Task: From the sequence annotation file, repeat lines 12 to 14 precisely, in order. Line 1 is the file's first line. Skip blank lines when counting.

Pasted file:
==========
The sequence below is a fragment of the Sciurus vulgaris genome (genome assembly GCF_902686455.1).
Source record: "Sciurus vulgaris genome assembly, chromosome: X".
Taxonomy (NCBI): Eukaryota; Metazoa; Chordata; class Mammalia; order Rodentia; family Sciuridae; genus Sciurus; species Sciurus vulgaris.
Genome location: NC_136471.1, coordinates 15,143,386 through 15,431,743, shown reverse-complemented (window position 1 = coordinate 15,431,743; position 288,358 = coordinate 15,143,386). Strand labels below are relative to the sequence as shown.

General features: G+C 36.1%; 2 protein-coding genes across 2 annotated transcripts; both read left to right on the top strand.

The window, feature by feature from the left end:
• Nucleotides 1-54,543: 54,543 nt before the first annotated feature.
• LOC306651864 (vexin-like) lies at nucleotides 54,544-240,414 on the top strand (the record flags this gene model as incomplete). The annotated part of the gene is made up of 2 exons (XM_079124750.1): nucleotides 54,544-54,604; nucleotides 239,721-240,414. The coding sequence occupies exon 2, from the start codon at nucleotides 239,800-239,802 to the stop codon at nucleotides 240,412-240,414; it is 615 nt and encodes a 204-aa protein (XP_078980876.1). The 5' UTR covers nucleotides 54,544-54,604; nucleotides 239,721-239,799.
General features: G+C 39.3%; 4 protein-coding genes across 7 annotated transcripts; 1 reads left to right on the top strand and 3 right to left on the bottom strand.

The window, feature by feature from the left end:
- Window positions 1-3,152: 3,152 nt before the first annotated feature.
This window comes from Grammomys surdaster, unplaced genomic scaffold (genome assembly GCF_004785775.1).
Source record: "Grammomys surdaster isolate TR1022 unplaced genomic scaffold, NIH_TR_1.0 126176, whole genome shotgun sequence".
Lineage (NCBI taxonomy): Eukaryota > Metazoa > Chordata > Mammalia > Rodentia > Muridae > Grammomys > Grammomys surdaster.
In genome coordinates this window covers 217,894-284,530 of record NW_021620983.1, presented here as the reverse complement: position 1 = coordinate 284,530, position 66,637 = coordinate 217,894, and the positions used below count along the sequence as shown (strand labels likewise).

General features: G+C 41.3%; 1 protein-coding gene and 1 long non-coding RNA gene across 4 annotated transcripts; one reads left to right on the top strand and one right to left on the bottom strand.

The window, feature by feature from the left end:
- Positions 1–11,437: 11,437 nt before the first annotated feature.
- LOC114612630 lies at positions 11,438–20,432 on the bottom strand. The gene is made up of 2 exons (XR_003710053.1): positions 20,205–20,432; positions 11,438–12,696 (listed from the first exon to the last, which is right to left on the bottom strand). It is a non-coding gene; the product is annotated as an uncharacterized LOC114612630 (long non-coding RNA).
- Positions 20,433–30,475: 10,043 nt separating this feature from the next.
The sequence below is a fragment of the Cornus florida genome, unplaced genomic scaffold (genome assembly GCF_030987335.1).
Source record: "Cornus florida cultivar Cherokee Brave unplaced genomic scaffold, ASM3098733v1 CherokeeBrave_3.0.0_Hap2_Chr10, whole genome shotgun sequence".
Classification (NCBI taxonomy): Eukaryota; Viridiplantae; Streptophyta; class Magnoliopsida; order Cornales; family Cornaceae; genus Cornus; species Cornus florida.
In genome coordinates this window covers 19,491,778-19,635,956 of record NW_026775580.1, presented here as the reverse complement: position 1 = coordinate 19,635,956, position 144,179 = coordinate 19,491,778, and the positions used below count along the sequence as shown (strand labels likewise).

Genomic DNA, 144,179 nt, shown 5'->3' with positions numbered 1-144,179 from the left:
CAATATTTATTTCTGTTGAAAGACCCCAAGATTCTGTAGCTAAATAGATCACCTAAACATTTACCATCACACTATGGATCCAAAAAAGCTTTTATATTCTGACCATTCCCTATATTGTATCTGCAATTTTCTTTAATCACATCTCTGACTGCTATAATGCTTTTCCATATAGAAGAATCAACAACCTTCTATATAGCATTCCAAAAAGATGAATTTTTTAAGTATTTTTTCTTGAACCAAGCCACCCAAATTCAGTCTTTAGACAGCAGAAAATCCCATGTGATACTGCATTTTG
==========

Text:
This window comes from Grammomys surdaster, unplaced genomic scaffold (genome assembly GCF_004785775.1).
Source record: "Grammomys surdaster isolate TR1022 unplaced genomic scaffold, NIH_TR_1.0 126176, whole genome shotgun sequence".
Lineage (NCBI taxonomy): Eukaryota > Metazoa > Chordata > Mammalia > Rodentia > Muridae > Grammomys > Grammomys surdaster.